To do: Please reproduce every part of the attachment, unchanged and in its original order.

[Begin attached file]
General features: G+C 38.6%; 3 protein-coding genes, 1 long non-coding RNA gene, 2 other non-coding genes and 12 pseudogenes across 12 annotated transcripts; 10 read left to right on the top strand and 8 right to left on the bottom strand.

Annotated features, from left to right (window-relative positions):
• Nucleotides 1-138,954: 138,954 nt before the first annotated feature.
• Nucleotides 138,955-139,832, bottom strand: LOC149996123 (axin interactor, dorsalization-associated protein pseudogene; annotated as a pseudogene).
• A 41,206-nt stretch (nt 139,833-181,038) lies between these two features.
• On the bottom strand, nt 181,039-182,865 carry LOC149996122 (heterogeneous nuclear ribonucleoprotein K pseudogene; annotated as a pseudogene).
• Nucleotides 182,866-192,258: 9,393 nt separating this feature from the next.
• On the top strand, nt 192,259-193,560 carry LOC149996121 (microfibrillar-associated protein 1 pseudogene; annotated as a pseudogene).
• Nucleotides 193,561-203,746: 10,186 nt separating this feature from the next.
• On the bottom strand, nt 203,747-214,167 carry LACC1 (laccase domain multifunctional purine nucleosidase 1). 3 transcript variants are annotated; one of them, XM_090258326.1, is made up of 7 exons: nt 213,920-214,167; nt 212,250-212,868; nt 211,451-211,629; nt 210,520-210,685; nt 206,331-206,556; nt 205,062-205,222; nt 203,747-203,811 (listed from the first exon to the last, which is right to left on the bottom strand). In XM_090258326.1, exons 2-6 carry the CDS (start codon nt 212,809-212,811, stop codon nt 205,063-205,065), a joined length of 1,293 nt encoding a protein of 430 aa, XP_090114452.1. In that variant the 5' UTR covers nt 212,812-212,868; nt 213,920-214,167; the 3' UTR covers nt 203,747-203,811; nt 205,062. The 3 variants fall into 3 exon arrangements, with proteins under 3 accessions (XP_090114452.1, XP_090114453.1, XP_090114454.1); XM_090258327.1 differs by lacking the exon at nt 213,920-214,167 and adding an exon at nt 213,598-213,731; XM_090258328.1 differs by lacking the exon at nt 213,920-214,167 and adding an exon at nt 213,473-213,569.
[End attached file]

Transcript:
General features: G+C 38.6%; 3 protein-coding genes, 1 long non-coding RNA gene, 2 other non-coding genes and 12 pseudogenes across 12 annotated transcripts; 10 read left to right on the top strand and 8 right to left on the bottom strand.

Annotated features, from left to right (window-relative positions):
• Nucleotides 1-138,954: 138,954 nt before the first annotated feature.
• Nucleotides 138,955-139,832, bottom strand: LOC149996123 (axin interactor, dorsalization-associated protein pseudogene; annotated as a pseudogene).
• A 41,206-nt stretch (nt 139,833-181,038) lies between these two features.
• On the bottom strand, nt 181,039-182,865 carry LOC149996122 (heterogeneous nuclear ribonucleoprotein K pseudogene; annotated as a pseudogene).
• Nucleotides 182,866-192,258: 9,393 nt separating this feature from the next.
• On the top strand, nt 192,259-193,560 carry LOC149996121 (microfibrillar-associated protein 1 pseudogene; annotated as a pseudogene).
• Nucleotides 193,561-203,746: 10,186 nt separating this feature from the next.
• On the bottom strand, nt 203,747-214,167 carry LACC1 (laccase domain multifunctional purine nucleosidase 1). 3 transcript variants are annotated; one of them, XM_090258326.1, is made up of 7 exons: nt 213,920-214,167; nt 212,250-212,868; nt 211,451-211,629; nt 210,520-210,685; nt 206,331-206,556; nt 205,062-205,222; nt 203,747-203,811 (listed from the first exon to the last, which is right to left on the bottom strand). In XM_090258326.1, exons 2-6 carry the CDS (start codon nt 212,809-212,811, stop codon nt 205,063-205,065), a joined length of 1,293 nt encoding a protein of 430 aa, XP_090114452.1. In that variant the 5' UTR covers nt 212,812-212,868; nt 213,920-214,167; the 3' UTR covers nt 203,747-203,811; nt 205,062. The 3 variants fall into 3 exon arrangements, with proteins under 3 accessions (XP_090114452.1, XP_090114453.1, XP_090114454.1); XM_090258327.1 differs by lacking the exon at nt 213,920-214,167 and adding an exon at nt 213,598-213,731; XM_090258328.1 differs by lacking the exon at nt 213,920-214,167 and adding an exon at nt 213,473-213,569.